One is to make a schedule of when and where self-care

should take place. The author also discusses how to teach

these skills when your child has difficulty with sensory

issues. Another topic on which the author advises parents

is the necessity of teaching your child about relationship

boundaries. Often, children on the spectrum have

been taught to follow instructions – especially those

given by someone with authority. Children need to be

taught not to follow directions when they are dangerous

or inappropriate.

Whether they have a child with a developmental disability

or not, a discussion on sexuality is one that some

parents would rather leave to educators. Sicile-Kira urges

parents to take responsibility for this aspect of their

child’s upbringing. “It’s a sensitive subject because of all

the different religious, philosophical and ethical beliefs

that affect what our thoughts are on sex education and

what is taught in school and how it is taught. As parents,

you are responsible for your child’s ethical and religious

upbringing. Before teaching or explaining to your tween

or teen about sexuality, parents will need to reexamine

their own ideas and attitudes about sex, sexuality, and

what they believe teenagers should know.” Sicile-Kira

offers tips and additional resources that will help parents

have open and honest conversations with their children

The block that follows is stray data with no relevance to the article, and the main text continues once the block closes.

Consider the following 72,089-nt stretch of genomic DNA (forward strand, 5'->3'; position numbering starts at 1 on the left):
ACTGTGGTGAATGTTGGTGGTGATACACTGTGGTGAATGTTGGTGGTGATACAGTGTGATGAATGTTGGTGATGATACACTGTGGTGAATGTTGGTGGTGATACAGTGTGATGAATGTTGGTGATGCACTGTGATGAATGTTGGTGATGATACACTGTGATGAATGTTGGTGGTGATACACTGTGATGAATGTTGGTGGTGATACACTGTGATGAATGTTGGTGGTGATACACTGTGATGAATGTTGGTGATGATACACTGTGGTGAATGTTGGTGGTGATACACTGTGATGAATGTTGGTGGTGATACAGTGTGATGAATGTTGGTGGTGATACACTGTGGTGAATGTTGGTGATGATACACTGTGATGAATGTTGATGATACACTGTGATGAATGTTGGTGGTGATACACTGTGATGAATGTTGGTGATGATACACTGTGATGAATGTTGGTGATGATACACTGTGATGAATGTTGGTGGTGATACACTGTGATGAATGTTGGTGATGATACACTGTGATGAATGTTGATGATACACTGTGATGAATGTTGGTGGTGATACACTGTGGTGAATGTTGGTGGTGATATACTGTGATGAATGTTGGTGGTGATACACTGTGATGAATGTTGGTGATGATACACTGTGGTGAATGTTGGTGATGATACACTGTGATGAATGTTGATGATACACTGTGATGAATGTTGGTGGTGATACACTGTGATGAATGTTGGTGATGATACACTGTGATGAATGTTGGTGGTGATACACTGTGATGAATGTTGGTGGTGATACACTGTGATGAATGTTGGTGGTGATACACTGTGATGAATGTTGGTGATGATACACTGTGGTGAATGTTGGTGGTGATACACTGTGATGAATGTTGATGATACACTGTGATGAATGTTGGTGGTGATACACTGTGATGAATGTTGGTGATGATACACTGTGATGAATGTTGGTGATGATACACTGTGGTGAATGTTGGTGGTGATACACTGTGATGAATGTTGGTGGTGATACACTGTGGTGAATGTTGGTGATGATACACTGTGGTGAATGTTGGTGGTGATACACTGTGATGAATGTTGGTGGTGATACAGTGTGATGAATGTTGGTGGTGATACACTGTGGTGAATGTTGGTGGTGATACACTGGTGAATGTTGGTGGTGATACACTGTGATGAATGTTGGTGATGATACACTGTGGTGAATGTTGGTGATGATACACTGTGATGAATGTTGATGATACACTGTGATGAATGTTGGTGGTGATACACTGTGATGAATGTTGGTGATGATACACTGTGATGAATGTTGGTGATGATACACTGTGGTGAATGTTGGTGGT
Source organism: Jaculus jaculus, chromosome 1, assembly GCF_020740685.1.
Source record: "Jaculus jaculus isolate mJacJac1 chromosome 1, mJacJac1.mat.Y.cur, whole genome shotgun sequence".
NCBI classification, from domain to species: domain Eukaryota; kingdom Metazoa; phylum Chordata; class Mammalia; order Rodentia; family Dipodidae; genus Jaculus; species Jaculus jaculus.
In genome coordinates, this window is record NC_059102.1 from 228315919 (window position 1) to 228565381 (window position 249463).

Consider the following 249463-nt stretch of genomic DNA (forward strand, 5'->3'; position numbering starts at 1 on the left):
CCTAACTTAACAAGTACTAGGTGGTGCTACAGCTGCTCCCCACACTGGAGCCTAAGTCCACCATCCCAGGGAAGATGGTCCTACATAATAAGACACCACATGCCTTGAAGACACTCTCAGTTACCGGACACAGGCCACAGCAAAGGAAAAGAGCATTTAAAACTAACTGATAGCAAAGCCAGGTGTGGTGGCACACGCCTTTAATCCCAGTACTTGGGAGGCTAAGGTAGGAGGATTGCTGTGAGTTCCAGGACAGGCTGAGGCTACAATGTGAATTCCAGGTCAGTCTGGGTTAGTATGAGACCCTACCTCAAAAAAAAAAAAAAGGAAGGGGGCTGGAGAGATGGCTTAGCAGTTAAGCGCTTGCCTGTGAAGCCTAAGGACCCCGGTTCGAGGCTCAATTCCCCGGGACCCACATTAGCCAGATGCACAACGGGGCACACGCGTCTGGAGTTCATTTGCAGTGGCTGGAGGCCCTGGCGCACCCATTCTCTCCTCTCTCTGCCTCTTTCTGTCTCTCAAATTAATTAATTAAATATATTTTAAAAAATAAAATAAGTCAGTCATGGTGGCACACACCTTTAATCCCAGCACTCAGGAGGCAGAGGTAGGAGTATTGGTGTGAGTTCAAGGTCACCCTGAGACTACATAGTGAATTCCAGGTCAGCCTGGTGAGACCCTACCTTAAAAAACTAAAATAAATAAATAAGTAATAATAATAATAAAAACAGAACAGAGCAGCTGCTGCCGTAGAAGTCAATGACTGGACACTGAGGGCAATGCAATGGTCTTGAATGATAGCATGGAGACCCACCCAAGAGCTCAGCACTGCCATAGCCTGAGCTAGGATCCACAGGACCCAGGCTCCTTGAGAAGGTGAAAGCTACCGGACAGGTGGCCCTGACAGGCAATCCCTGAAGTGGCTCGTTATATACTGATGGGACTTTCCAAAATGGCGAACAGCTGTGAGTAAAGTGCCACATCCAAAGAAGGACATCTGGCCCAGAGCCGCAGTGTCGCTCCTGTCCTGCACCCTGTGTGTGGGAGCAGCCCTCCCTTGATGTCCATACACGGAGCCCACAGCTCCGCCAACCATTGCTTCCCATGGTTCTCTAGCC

about sexuality.

One of the ways Sicile-Kira is making her message

and strategies known to parents and educators is through

her Internet radio show, “The Real World of Autism with

Chantal.” The show discusses practical issues that face

parents and caregivers of autistic children every day.

Sicile-Kira interviews experts and community members,

takes audience questions and offers resources. The show

airs twice a month in English and once in French on

Autism One Radio. For more information, visit The author and advocate also

wants to start a non-profit organization that focuses wholly

on developing transitional plans for children with

developmental disabilities.

When she considers the success that she has

achieved with her son Jeremy, Sicile-Kira cites several

factors. Most importantly, she refused to believe that he

could not learn and never gave up on him. She learned

everything she could about autism, therapies and treatments.

She surrounded herself with people who

believed in Jeremy and who were interested in helping

him learn, and she never lost sight of the fact that it is

never too late to learn life skills and independence.

These tenets allow Sicile-Kira to carry out her mission

of helping her son and those she mentors to live a life

as independentl